Much of Greece is at a standstill amid a general strike, as many people want to send a clear message to EU leaders saying ‘no’ to further austerity.
The streets of central Athens were quiet on Thursday morning, with workers staying home in response to the 24-hour stoppage called by the two largest unions.
Ships stayed in port, public transport in the capital was disrupted and hospitals started operating on emergency-only, while public offices and many shops remained closed.
Several marches are planned, which are expected to end in demonstrations outside parliament. In the past they have often led to clashes with police and security will be tight.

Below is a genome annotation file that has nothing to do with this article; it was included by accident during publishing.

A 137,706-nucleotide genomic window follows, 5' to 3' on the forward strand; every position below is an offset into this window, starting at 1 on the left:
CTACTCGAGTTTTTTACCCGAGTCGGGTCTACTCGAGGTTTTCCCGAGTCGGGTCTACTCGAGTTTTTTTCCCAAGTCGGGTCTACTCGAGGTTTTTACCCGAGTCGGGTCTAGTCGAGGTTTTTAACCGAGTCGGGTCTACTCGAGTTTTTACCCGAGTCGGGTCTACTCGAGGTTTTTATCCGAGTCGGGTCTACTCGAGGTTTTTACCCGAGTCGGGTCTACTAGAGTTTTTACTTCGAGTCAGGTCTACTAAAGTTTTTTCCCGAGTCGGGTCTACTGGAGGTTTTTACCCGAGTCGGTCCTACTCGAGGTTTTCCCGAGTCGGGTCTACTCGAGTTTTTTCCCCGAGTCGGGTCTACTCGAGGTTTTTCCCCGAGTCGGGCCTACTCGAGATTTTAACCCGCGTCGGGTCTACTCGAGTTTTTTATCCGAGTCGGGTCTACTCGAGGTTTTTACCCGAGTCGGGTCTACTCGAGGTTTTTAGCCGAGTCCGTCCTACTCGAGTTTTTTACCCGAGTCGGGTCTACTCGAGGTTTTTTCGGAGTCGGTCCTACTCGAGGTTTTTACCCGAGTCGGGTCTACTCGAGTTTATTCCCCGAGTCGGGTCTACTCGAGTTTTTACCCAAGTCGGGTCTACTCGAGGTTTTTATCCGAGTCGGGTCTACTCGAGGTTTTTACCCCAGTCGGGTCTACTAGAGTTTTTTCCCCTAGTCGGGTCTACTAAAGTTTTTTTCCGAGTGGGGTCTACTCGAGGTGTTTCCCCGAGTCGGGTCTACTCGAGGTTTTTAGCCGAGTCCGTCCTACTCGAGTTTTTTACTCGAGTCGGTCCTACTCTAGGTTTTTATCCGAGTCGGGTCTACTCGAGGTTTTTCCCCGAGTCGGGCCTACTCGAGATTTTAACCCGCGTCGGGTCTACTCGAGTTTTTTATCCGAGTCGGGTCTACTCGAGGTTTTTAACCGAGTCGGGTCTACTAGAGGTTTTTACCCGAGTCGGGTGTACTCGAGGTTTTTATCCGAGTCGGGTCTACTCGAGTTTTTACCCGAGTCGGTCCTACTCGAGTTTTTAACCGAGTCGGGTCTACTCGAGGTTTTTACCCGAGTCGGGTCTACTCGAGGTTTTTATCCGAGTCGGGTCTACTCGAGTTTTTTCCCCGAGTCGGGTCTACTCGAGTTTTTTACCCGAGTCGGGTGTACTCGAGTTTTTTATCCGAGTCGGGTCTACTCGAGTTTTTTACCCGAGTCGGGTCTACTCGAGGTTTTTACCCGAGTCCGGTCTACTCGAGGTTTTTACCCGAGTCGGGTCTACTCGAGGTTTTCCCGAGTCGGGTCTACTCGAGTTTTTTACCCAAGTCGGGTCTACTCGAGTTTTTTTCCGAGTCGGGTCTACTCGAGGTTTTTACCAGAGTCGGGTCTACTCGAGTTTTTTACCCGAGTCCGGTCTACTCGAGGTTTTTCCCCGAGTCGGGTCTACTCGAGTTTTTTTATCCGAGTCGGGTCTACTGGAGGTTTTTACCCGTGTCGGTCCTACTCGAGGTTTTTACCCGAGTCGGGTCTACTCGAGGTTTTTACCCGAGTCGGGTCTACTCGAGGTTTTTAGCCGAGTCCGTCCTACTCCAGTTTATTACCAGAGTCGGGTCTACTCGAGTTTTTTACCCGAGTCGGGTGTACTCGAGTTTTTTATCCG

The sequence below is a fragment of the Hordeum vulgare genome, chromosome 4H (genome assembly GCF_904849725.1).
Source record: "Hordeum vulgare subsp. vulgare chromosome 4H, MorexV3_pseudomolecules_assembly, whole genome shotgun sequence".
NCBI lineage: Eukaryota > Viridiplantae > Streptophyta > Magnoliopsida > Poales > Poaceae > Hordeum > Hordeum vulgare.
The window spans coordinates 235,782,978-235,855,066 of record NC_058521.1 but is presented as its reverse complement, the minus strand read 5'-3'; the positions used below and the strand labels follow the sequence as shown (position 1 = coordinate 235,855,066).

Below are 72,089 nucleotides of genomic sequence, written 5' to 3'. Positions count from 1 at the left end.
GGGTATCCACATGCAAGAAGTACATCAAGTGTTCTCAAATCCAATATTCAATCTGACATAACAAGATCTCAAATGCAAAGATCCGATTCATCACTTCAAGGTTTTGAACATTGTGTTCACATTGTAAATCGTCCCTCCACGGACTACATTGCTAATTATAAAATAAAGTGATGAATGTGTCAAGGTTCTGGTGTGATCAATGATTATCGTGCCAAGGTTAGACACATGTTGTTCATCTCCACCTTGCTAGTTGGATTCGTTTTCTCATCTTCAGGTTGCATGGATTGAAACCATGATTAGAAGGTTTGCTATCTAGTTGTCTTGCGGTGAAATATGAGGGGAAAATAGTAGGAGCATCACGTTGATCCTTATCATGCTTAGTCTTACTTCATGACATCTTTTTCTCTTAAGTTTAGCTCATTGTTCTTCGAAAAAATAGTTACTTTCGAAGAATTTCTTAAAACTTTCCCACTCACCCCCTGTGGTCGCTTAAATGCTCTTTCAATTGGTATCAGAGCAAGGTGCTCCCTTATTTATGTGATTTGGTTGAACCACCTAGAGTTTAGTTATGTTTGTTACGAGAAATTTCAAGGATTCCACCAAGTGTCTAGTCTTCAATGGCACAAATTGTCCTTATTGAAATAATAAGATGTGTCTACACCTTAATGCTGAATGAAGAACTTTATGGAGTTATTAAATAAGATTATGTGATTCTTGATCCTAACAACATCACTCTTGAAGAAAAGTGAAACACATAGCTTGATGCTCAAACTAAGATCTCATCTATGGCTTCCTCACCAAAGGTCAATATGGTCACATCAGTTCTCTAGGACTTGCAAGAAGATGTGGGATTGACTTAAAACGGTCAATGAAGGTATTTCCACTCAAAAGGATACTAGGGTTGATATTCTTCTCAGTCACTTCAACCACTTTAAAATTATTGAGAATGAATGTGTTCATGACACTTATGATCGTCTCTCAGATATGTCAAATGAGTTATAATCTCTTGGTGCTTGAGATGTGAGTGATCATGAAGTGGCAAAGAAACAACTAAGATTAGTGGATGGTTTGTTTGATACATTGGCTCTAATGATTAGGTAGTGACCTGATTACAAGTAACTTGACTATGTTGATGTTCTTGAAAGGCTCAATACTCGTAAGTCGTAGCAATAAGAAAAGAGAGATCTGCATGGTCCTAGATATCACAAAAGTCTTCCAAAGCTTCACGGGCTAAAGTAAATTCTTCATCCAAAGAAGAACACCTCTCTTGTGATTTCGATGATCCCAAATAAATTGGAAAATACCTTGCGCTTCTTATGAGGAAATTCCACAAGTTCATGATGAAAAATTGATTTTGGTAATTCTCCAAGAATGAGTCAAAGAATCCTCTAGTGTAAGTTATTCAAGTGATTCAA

Greece is planning 11.5 billion euros of cuts to secure its next tranche of bailout aid.
“I’m joining the strikes, I believe these austerity measures are too much for the Greek people to bear, and I think they should have a say in things,” said one Athens resident.
“People are right to be angry, but I don’t know whether this way of protesting is the right one, and whether it will bring results. I have my doubts about that,” said another man.
With Greece due to run out of money next month, the government feels it has little choice but to implement the cuts which include a drastic reduction in welfare and health spending.